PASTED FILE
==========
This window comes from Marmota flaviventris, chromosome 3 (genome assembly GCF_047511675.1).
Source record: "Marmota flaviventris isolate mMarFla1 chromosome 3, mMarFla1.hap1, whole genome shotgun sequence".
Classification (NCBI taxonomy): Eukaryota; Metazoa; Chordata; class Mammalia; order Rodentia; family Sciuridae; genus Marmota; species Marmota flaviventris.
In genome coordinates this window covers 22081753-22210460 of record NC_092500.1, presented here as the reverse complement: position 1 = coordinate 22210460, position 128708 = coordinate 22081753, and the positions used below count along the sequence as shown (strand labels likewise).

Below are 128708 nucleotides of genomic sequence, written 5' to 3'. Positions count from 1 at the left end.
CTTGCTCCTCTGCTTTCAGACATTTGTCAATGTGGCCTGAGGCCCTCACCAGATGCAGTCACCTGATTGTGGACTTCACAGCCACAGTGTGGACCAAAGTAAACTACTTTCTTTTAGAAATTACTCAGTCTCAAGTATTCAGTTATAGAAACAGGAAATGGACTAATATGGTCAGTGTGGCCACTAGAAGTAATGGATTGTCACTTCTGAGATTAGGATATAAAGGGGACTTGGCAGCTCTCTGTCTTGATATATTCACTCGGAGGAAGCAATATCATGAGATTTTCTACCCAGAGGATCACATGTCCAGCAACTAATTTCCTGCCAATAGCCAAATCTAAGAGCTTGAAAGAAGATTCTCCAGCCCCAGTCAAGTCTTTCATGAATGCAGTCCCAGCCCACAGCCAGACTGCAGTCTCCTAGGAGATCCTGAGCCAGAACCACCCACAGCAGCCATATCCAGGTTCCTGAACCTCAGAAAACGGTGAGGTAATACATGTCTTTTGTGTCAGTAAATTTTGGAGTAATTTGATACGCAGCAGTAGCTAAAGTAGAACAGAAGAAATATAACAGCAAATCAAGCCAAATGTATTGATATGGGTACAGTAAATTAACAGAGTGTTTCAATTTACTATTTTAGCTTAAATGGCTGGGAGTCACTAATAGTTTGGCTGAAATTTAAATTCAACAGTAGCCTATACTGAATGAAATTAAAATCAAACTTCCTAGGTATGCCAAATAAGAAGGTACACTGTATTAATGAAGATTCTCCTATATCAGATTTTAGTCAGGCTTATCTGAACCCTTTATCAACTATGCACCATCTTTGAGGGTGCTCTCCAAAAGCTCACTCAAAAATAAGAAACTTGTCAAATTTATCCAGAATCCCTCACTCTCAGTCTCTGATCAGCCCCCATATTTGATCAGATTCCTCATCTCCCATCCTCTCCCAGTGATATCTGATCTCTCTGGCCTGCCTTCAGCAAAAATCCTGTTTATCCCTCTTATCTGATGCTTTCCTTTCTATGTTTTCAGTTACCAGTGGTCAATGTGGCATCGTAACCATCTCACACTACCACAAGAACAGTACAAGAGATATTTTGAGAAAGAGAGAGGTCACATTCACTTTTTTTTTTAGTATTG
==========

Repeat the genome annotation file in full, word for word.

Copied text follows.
This window comes from Marmota flaviventris, chromosome 3 (genome assembly GCF_047511675.1).
Source record: "Marmota flaviventris isolate mMarFla1 chromosome 3, mMarFla1.hap1, whole genome shotgun sequence".
Classification (NCBI taxonomy): Eukaryota; Metazoa; Chordata; class Mammalia; order Rodentia; family Sciuridae; genus Marmota; species Marmota flaviventris.
In genome coordinates this window covers 22081753-22210460 of record NC_092500.1, presented here as the reverse complement: position 1 = coordinate 22210460, position 128708 = coordinate 22081753, and the positions used below count along the sequence as shown (strand labels likewise).

Below are 128708 nucleotides of genomic sequence, written 5' to 3'. Positions count from 1 at the left end.
CTTGCTCCTCTGCTTTCAGACATTTGTCAATGTGGCCTGAGGCCCTCACCAGATGCAGTCACCTGATTGTGGACTTCACAGCCACAGTGTGGACCAAAGTAAACTACTTTCTTTTAGAAATTACTCAGTCTCAAGTATTCAGTTATAGAAACAGGAAATGGACTAATATGGTCAGTGTGGCCACTAGAAGTAATGGATTGTCACTTCTGAGATTAGGATATAAAGGGGACTTGGCAGCTCTCTGTCTTGATATATTCACTCGGAGGAAGCAATATCATGAGATTTTCTACCCAGAGGATCACATGTCCAGCAACTAATTTCCTGCCAATAGCCAAATCTAAGAGCTTGAAAGAAGATTCTCCAGCCCCAGTCAAGTCTTTCATGAATGCAGTCCCAGCCCACAGCCAGACTGCAGTCTCCTAGGAGATCCTGAGCCAGAACCACCCACAGCAGCCATATCCAGGTTCCTGAACCTCAGAAAACGGTGAGGTAATACATGTCTTTTGTGTCAGTAAATTTTGGAGTAATTTGATACGCAGCAGTAGCTAAAGTAGAACAGAAGAAATATAACAGCAAATCAAGCCAAATGTATTGATATGGGTACAGTAAATTAACAGAGTGTTTCAATTTACTATTTTAGCTTAAATGGCTGGGAGTCACTAATAGTTTGGCTGAAATTTAAATTCAACAGTAGCCTATACTGAATGAAATTAAAATCAAACTTCCTAGGTATGCCAAATAAGAAGGTACACTGTATTAATGAAGATTCTCCTATATCAGATTTTAGTCAGGCTTATCTGAACCCTTTATCAACTATGCACCATCTTTGAGGGTGCTCTCCAAAAGCTCACTCAAAAATAAGAAACTTGTCAAATTTATCCAGAATCCCTCACTCTCAGTCTCTGATCAGCCCCCATATTTGATCAGATTCCTCATCTCCCATCCTCTCCCAGTGATATCTGATCTCTCTGGCCTGCCTTCAGCAAAAATCCTGTTTATCCCTCTTATCTGATGCTTTCCTTTCTATGTTTTCAGTTACCAGTGGTCAATGTGGCATCGTAACCATCTCACACTACCACAAGAACAGTACAAGAGATATTTTGAGAAAGAGAGAGGTCACATTCACTTTTTTTTTTAGTATTG